On Thursday, Major League Baseball players across the league will continue to protest racial injustice following the shooting of Jacob Blake, a Black man, in Kenosha, Wisconsin, by police. The Oakland Athletics and Texas Rangers were the first teams to announced they will not play Thursday’s game, and at least 12 additional teams followed.
Social injustice and systemic racism have been part of the fabric of our lives for far too long. We have a responsibility to use our platform, to lend our voices for those who are not being heard.
We need to continue having the uncomfortable conversations and work towards being a unified force for change.
These conversations will push the boundaries and enable us to come through on the other side with impactful results.
All too often we hear about the plight of our fellow man and fail to act. It is long past due that these communities are being heard, seen, understood and supported.
We will not take the field tonight to help raise awareness for these social issues, not just tonight, but for our collective future. This is the first step in our relentless pursuit for meaningful change.
“We respect the decision by the Oakland A’s players to postpone tonight’s game,” the Rangers said in a statement. “We stand with all those who condemn racial injustice and are committed to helping bring about an end to systemic racism.”
In addition to the Athletics vs. Rangers, at least six other MLB games will not be played Thursday:
“The Minnesota Twins remain committed to using our platforms to push for racial justice and equality,” the Twins wrote in a statement. “Therefore, we fully respect our players for their decision to not play tonight’s game versus the Detroit Tigers. The recent shooting of Jacob Blake, a mere three months after the killing of George Floyd, shows again that real change is necessary and far overdue in our country, and it is our responsibility to continue playing a role in efforts to affect meaningful reform. We stand in solidarity with the Black community and, as full partners with others in the Twin Cities and beyond, we are committed to creating the change we want to see in the world – where everyone is protected, safe and welcome. There is no place for racism, inequality or injustice in our society.”
Wednesday night three Major League Baseball games — Brewers vs. Reds, Dodgers vs. Giants, Mariners vs. Padres — were postponed as players joined their NBA brethren to protest racial injustice in America. .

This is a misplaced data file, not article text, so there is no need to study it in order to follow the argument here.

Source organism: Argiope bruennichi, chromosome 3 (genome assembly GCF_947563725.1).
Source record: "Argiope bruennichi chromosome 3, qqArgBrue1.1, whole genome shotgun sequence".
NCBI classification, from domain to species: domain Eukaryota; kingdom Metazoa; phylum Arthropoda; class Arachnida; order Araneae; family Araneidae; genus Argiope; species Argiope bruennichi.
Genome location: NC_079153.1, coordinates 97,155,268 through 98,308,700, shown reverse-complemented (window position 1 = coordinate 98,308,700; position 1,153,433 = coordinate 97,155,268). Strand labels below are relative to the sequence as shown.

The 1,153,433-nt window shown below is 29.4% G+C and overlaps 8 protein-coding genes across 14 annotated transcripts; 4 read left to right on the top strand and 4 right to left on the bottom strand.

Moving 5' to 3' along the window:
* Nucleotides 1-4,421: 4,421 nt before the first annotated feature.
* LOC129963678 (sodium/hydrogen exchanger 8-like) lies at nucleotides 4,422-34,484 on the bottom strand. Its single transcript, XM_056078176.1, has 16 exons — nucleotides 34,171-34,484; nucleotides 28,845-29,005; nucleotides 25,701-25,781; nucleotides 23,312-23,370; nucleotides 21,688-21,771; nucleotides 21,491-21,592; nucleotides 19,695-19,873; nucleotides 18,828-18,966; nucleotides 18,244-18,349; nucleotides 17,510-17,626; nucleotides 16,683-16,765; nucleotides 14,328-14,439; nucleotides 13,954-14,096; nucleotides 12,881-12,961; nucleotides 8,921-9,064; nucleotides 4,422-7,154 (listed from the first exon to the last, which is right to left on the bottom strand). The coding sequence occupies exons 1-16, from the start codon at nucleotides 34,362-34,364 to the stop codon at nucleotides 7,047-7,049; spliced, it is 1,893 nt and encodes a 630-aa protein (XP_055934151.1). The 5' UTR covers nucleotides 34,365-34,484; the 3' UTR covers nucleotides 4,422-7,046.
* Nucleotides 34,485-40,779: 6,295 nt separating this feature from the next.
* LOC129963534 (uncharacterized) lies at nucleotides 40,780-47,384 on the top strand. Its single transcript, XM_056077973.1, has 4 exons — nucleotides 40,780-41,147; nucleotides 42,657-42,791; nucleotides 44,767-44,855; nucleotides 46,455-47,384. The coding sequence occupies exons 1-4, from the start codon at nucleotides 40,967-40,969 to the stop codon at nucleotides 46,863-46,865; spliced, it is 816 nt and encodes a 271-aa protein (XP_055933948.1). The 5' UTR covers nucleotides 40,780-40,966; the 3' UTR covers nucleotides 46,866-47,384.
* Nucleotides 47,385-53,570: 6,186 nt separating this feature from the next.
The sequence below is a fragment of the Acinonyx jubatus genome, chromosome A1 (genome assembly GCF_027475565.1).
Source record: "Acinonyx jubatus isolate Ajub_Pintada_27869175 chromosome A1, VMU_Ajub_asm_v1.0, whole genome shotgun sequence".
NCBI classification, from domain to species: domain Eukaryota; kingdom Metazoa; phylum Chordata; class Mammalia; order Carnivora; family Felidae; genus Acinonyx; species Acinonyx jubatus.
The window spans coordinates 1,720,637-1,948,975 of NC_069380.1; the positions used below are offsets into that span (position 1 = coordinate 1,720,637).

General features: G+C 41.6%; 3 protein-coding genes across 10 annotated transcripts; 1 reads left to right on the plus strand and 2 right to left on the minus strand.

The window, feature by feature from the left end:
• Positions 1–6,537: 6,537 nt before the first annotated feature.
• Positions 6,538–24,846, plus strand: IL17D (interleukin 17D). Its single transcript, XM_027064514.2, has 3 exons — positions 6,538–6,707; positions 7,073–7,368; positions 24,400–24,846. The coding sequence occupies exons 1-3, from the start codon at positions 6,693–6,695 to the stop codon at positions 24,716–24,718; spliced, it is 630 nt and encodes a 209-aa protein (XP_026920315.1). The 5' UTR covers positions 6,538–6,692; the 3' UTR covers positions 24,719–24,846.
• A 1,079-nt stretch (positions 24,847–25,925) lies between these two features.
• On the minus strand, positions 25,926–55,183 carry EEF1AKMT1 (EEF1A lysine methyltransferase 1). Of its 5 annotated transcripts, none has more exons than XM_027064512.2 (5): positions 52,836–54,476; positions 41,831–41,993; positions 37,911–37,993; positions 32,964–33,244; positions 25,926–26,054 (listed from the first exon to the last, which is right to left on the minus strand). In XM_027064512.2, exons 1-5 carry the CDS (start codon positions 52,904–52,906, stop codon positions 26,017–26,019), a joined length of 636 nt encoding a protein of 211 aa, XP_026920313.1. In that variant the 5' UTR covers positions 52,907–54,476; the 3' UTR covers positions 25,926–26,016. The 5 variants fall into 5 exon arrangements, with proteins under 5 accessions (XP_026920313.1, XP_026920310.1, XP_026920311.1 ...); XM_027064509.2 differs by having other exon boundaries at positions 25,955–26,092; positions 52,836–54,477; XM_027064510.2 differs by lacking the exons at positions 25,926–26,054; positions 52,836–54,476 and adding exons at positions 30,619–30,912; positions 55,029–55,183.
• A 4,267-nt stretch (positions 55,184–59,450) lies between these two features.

“I would tell them to go with their heart,” Phillies manager Joe Girardi told reporters, including Matt Breen of the Philadelphia Inquirer, when asked about Wednesday’s protests. “Feelings are feelings. They’re never right or wrong. They’re just feelings. You have to go with your heart and what your heart tells you. I would support them with whatever they did.”
“Full support of it,” Red Sox outfielder Jackie Bradley Jr. said when asked about the protests, according to MassLive.com’s Christopher Smith. “Obviously things are going to hit a lot closer location-wise. Obviously it hits a lot closer African-American-wise as well. So there’s feelings. There’s a lot of things that go on and a lot of things that you think about.”
Bradley apparently made the decision not to play in Thursday night’s game one way or the other, reports ESPN’s Marly Rivera. He has been the driving force behind the team’s possible protest.
“I am the only Black person on this team,” Bradley said, according to Smith. “So I kind of feel like it’s my responsibility to address it in certain situations just so people can see what I feel and the things that I think about. I can take it on.”
Bradley added the Red Sox did not have a team meeting to discussing sitting out Wednesday’s game because they were already out on the field and had begun warmups by time Brewers players had chosen to sit out their game. He did say he spoke to manager Ron Roenicke and catcher Kevin Plawecki about things before Wednesday’s game.
Blue Jays manager Charlie Montoyo told reporters, including the Associated Press, the team is “going to talk to the players” about the protests. “We’re going to discuss it and see where we go with this,” he added.
There were originally 15 games on Thursday’s schedule, including four doubleheaders. The Athletic’s Ken Rosenthal reports MLB and the MLBPA spoke Thursday morning to discuss the player protests.